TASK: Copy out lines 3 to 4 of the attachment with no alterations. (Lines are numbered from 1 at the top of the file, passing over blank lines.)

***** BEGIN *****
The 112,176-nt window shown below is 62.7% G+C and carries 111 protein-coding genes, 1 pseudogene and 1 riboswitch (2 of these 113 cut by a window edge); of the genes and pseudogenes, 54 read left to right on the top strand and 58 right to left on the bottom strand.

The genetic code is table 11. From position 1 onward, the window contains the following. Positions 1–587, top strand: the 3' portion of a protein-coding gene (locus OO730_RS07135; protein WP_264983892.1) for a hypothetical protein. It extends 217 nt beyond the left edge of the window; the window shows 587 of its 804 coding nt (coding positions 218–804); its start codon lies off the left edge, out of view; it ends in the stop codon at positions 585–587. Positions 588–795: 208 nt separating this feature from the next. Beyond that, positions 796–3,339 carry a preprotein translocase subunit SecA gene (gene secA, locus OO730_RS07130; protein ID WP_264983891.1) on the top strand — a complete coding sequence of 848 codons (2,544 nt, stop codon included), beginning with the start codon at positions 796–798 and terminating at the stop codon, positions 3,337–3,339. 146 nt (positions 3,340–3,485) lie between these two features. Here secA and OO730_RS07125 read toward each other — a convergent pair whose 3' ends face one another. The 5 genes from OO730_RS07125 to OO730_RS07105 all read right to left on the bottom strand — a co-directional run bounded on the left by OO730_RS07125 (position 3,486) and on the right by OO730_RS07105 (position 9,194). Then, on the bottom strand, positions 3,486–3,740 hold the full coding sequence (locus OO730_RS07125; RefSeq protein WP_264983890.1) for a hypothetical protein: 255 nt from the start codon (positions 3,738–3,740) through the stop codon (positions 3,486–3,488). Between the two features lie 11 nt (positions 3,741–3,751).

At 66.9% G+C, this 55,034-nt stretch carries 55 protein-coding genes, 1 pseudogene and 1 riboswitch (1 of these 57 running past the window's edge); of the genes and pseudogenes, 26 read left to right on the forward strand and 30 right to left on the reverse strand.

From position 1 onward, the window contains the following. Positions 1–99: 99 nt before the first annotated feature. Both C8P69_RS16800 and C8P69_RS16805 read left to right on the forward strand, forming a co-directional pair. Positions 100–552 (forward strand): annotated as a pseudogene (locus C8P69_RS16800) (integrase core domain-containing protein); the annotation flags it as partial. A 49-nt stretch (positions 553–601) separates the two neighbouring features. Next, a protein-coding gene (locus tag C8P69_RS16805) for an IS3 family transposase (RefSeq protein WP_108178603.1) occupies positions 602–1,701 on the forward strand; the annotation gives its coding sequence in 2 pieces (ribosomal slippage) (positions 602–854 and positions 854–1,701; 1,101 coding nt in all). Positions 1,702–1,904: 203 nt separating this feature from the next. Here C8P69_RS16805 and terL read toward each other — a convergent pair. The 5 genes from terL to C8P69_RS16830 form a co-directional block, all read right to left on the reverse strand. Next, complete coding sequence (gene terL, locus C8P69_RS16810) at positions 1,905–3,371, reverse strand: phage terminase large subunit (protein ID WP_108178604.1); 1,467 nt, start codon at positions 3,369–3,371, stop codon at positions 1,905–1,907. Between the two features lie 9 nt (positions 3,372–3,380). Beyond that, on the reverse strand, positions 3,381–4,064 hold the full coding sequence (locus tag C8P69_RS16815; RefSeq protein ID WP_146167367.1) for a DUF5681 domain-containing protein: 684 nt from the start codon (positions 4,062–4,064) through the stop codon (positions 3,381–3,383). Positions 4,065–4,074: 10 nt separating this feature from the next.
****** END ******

At 66.9% G+C, this 55,034-nt stretch carries 55 protein-coding genes, 1 pseudogene and 1 riboswitch (1 of these 57 running past the window's edge); of the genes and pseudogenes, 26 read left to right on the forward strand and 30 right to left on the reverse strand.

From position 1 onward, the window contains the following. Positions 1–99: 99 nt before the first annotated feature. Both C8P69_RS16800 and C8P69_RS16805 read left to right on the forward strand, forming a co-directional pair. Positions 100–552 (forward strand): annotated as a pseudogene (locus C8P69_RS16800) (integrase core domain-containing protein); the annotation flags it as partial. A 49-nt stretch (positions 553–601) separates the two neighbouring features. Next, a protein-coding gene (locus tag C8P69_RS16805) for an IS3 family transposase (RefSeq protein WP_108178603.1) occupies positions 602–1,701 on the forward strand; the annotation gives its coding sequence in 2 pieces (ribosomal slippage) (positions 602–854 and positions 854–1,701; 1,101 coding nt in all). Positions 1,702–1,904: 203 nt separating this feature from the next. Here C8P69_RS16805 and terL read toward each other — a convergent pair. The 5 genes from terL to C8P69_RS16830 form a co-directional block, all read right to left on the reverse strand. Next, complete coding sequence (gene terL, locus C8P69_RS16810) at positions 1,905–3,371, reverse strand: phage terminase large subunit (protein ID WP_108178604.1); 1,467 nt, start codon at positions 3,369–3,371, stop codon at positions 1,905–1,907. Between the two features lie 9 nt (positions 3,372–3,380). Beyond that, on the reverse strand, positions 3,381–4,064 hold the full coding sequence (locus tag C8P69_RS16815; RefSeq protein ID WP_146167367.1) for a DUF5681 domain-containing protein: 684 nt from the start codon (positions 4,062–4,064) through the stop codon (positions 3,381–3,383). Positions 4,065–4,074: 10 nt separating this feature from the next.